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Zipp 101 gravel wheelset review

Gravel wheels with impressive trail-holding performance

Our rating 
4.5 out of 5 star rating 4.5
GBP £1,646.00 RRP | USD $1,800.00 | EUR €1,840.00 | AUD $2,876.00
Zipp 101 wheelset for gravel bikes

Our review

Another stellar wheelset from Zipp that will excel on even the most hostile gravel surfaces
Pros: Astonishing line-saving traction and compliance
Cons: Heavier than the lightest gravel wheels around; not for road rubber; multiple spoke lengths
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The Zipp 101 is the US brand’s out-and-out gravel wheelset. It eschews Zipp’s lengthy history of aerodynamics in favour of an all-new single-composite layer, alternating asymmetric spoking and very, very low sidewalls.

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In testing, I found they make any gravel bike better at dealing with the worst surfaces tracks and trails can throw at you. Combining both the 101 wheels and a suspension fork brings smooth comfort and class-leading traction to the fore.

If your riding features longer tarmac sections between off-road endeavours, you may find yourself better served by Zipp’s 303 Firecrests or similar all-road style wheels for the best balance of road performance with gravel utility.

However, the Zipp 101s are exceptional wheels that will help smooth out even the worst gravel surfaces.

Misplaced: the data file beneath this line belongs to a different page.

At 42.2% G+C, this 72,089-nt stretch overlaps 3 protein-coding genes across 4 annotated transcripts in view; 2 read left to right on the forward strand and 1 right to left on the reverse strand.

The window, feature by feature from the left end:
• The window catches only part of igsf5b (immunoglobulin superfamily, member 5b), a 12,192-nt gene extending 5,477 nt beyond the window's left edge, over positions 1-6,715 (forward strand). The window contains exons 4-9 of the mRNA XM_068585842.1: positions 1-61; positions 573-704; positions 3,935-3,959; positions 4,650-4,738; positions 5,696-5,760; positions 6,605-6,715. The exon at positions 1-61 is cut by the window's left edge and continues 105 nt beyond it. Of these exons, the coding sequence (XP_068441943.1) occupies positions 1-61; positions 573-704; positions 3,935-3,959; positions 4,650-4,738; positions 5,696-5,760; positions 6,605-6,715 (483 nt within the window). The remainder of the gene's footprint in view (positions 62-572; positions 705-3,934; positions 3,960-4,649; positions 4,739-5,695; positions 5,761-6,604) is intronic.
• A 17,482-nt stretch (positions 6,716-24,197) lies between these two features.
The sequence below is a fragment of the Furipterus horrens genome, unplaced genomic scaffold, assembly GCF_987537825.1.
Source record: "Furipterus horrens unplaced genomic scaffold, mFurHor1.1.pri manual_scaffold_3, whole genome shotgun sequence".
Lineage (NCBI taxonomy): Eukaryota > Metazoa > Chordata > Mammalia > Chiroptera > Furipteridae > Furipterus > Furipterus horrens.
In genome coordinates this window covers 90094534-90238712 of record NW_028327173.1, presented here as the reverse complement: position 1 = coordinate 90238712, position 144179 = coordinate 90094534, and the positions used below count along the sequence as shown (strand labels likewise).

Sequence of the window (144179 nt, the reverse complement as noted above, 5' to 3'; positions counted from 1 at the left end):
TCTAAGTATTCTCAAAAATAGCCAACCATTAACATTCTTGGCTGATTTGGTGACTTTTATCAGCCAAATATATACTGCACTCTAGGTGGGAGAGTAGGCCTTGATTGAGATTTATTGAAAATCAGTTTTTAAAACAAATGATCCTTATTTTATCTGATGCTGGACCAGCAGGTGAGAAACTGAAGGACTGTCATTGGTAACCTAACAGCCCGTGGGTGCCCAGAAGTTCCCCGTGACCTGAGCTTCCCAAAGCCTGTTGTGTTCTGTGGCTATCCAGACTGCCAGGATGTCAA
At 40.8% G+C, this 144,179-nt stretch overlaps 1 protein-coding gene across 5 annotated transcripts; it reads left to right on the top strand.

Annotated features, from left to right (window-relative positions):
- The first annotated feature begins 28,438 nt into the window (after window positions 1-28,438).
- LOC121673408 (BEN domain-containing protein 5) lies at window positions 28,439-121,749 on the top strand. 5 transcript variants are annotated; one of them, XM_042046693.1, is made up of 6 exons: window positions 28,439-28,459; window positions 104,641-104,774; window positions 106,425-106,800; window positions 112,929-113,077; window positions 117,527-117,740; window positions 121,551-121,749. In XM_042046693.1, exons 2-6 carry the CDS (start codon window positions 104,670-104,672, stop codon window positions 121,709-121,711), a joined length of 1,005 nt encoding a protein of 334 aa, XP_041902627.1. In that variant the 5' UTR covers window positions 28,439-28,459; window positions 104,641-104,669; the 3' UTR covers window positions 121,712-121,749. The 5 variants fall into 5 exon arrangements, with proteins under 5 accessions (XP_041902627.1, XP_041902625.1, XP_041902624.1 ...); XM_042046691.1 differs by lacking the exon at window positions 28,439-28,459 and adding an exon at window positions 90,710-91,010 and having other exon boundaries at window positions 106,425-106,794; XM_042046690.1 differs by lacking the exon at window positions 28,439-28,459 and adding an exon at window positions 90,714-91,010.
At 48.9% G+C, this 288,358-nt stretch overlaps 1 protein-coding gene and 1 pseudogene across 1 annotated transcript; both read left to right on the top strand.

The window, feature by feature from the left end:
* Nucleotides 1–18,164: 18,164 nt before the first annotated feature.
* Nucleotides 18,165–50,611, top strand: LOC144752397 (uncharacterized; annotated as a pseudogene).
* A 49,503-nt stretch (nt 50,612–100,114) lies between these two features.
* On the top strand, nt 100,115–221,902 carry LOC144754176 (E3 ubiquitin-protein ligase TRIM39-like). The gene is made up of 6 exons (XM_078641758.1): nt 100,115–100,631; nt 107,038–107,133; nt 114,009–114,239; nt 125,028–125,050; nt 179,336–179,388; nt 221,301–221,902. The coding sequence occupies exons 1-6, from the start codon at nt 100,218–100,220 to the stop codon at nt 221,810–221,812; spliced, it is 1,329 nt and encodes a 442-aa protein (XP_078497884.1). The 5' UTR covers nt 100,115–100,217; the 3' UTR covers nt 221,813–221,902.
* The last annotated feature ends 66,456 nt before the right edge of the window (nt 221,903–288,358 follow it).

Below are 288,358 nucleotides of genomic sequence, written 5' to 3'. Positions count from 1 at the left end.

Zipp 101 wheelset specifications and details

The rims are designed to twist, flex and conform to terrain, without sacrificing any lateral stiffness.
Russell Burton / Our Media

Zipp launched the 101s in conjunction with SRAM’s AXS XPLR groupset range. That consists of the adventure/gravel iterations of its wireless AXS groupsets, along with RockShox bringing the Rudy gravel suspension fork and wireless dropper post.

My AXS XPLR-equipped gravel bike originally arrived with the brilliant Zipp 303 Firecrests. Switching between these two very different wheels, running the same tyres (Zipp’s 700 x 40c G40 XPLRs) gives great insight into the thinking behind the 101s.

The 101s borrow mountain bike tech from the Zipp Moto wheels for the rim design (albeit in a slimmer, lighter shape). It’s all based around an almost flat single-wall carbon rim shape, and looks very reminiscent of the flat ridged shape of the wheels I have on a vintage baker’s bike with rod-actuated brakes.

The rim is designed to rock slightly at the spoke nipple, something Zipp calls ‘ankle compliance’.

Zipp claims this vastly reduces vibrations that can fatigue you as a rider. The principle is that the rim is allowed to twist, flex and conform to what you’re riding over, yet it still maintains lateral stiffness, so you don’t get pushed around by the terrain underfoot.